Vegas odds on seeing it in a theater: 4-3. Watch for it in limited release on July 24; if it does well, it should wind up playing pretty much everywhere.

Moon. As I wrote at Sundance, Moon is a sci-fi film for grown-ups, favoring interesting ideas and surprising story twists over explosions and ray guns. It doesn't spell everything out, but it's not maddeningly ambiguous, either.

Vegas odds on seeing it in a theater: Even. It's in select theaters now and will expand over the coming weeks. Don't miss it.

World's Greatest Dad. You know how Robin Williams is usually annoying in comedies, but every now and then he does something to redeem himself? This is one of those. Written and directed by Bobcat Goldthwait, it's a super-dark comedy about a frustrated writer whose a-hole teenage son dies accidentally (and embarrassingly), so Dad stages it to look like a suicide and fakes a suicide note -- which then becomes a widely circulated piece of inspiring literature. Twisted humor at its most twisted.

Vegas odds on seeing it in a theater: 5-2. Magnolia bought it and plans to release it on Aug. 21. But a movie like this is a hard sell, so it's hard to predict how wide that release will be, or whether it will even happen.

Saint John of Las Vegas. Steve Buscemi stars as a former gambler, now an insurance investigator, who must return to Las Vegas to look into a possibly fraudulent claim. The hook is that the movie's story parallels Dante's Inferno. The problem is that it's not enough to make the film anything more than mildly interesting. It's a C+ movie at best.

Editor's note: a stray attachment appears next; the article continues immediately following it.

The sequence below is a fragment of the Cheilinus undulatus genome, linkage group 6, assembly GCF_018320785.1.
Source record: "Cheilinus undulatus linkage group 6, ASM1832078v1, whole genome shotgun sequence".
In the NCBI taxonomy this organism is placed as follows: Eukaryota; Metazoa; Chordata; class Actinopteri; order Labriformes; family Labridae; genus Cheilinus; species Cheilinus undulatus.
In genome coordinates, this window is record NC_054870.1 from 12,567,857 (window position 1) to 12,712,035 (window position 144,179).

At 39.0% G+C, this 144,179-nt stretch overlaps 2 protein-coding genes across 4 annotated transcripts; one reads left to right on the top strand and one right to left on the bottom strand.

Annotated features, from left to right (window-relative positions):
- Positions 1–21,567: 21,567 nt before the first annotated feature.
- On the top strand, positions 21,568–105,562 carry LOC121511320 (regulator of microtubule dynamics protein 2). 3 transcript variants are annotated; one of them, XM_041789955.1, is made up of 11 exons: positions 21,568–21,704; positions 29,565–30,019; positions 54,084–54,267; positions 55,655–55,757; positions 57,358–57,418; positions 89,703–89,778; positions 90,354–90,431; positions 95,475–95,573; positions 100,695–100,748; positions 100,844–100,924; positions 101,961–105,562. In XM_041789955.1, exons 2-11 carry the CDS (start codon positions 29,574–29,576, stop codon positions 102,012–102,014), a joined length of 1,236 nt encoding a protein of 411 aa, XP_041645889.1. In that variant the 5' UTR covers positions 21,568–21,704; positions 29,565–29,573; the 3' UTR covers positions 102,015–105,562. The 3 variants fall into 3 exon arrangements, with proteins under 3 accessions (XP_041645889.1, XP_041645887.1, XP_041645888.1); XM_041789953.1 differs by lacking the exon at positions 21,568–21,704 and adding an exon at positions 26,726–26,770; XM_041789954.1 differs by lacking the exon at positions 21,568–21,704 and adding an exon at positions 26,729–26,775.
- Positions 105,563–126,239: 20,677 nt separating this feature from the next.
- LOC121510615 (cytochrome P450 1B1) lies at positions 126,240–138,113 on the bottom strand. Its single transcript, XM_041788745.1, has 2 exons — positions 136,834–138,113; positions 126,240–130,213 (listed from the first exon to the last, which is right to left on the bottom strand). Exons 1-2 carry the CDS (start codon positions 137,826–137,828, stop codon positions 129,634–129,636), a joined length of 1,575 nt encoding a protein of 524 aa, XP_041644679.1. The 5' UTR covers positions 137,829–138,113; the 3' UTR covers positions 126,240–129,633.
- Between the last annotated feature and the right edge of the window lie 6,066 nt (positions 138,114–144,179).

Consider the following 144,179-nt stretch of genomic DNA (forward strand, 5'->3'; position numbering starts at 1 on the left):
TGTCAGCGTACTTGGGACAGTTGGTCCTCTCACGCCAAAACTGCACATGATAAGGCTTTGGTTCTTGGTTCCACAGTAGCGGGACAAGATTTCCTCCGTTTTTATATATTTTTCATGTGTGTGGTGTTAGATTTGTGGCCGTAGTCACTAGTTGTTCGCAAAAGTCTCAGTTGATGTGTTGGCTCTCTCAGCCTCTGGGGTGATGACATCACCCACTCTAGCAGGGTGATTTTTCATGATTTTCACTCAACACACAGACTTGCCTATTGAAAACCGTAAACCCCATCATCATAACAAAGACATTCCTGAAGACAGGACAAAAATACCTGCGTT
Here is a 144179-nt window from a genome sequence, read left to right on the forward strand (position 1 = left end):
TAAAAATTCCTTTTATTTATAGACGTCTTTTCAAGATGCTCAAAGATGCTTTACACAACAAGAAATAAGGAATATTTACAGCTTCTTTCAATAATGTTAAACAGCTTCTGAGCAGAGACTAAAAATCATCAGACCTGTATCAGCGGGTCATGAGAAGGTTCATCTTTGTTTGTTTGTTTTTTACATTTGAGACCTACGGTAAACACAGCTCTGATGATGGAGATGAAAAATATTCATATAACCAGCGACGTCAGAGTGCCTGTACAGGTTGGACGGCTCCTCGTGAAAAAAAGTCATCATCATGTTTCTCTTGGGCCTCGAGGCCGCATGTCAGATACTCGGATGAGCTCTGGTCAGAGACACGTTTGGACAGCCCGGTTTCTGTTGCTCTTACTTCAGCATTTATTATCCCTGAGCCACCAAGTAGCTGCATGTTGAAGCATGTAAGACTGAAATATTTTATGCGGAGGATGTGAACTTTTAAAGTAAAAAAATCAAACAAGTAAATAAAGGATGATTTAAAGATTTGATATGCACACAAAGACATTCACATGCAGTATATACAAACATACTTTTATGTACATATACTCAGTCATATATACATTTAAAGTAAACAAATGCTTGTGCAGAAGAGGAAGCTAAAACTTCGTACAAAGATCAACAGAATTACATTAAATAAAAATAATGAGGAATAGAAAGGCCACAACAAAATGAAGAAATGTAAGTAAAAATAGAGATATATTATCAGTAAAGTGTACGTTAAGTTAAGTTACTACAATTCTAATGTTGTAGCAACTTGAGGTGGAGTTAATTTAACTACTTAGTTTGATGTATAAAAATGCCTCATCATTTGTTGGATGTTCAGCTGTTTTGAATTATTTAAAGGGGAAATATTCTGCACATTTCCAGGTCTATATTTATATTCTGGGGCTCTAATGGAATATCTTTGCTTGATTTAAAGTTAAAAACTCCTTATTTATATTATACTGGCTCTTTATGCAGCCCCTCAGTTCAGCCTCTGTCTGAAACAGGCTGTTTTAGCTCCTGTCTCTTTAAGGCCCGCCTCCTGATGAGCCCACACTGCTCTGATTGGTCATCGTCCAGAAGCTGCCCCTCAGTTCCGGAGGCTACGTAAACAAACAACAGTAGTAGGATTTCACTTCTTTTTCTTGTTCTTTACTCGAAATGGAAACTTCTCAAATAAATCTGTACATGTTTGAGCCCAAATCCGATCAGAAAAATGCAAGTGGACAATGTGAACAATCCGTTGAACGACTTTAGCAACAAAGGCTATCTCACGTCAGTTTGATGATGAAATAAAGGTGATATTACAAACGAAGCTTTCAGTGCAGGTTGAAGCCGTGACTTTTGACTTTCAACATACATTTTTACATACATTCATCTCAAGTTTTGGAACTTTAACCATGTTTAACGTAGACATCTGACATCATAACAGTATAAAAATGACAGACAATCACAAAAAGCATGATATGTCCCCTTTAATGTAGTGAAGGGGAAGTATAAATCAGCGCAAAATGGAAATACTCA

Vegas odds on seeing it in a theater: 6-1. Don't bet on it. It has some other stars in it (Sarah Silverman, Peter Dinklage, and Romany Malco are among the most recognizable), but the movie hardly generated any buzz despite being CineVegas' opening-night film.

Daylight. The premise of this thriller sounds promising (or at least profitable) enough: a man and his pregnant wife are abducted by bad guys and taken to a house where doom may await them. But the film, which only runs 73 minutes, squanders its potential to focus on the woman's religious beliefs. It has a few suitably creepy moments, though, and the performances are strong.

Vegas odds on seeing it in a theater: 10-1. It'll most likely go straight to DVD, or maybe show up late at night on the Sci-Fi Channel.

Easier with Practice. An outstanding drama (with comic undertones) about an awkward man who develops a relationship with a woman he knows only over the phone. Oh, and their relationship is primarily based on having phone sex. It won the Grand Jury Prize and got universally positive reviews at CineVegas, which could translate into a distribution deal and mainstream attention.

Vegas odds on seeing it in a theater: 4-1. On the other hand, the explicit subject matter could be a turnoff to potential distributors, and winning a CineVegas prize isn't quite as prestigious as winning a Sundance prize ... yet.

Etienne!. A directionless young man learns that his pet hamster is dying of cancer, so he embarks on a bicycle road trip to show the ailing mammal the world before he must be put to sleep. It's a cutely goofy idea, and the film is at first charmingly low-fi and no-frills. But it wears thin before long and starts to just feel amateurish.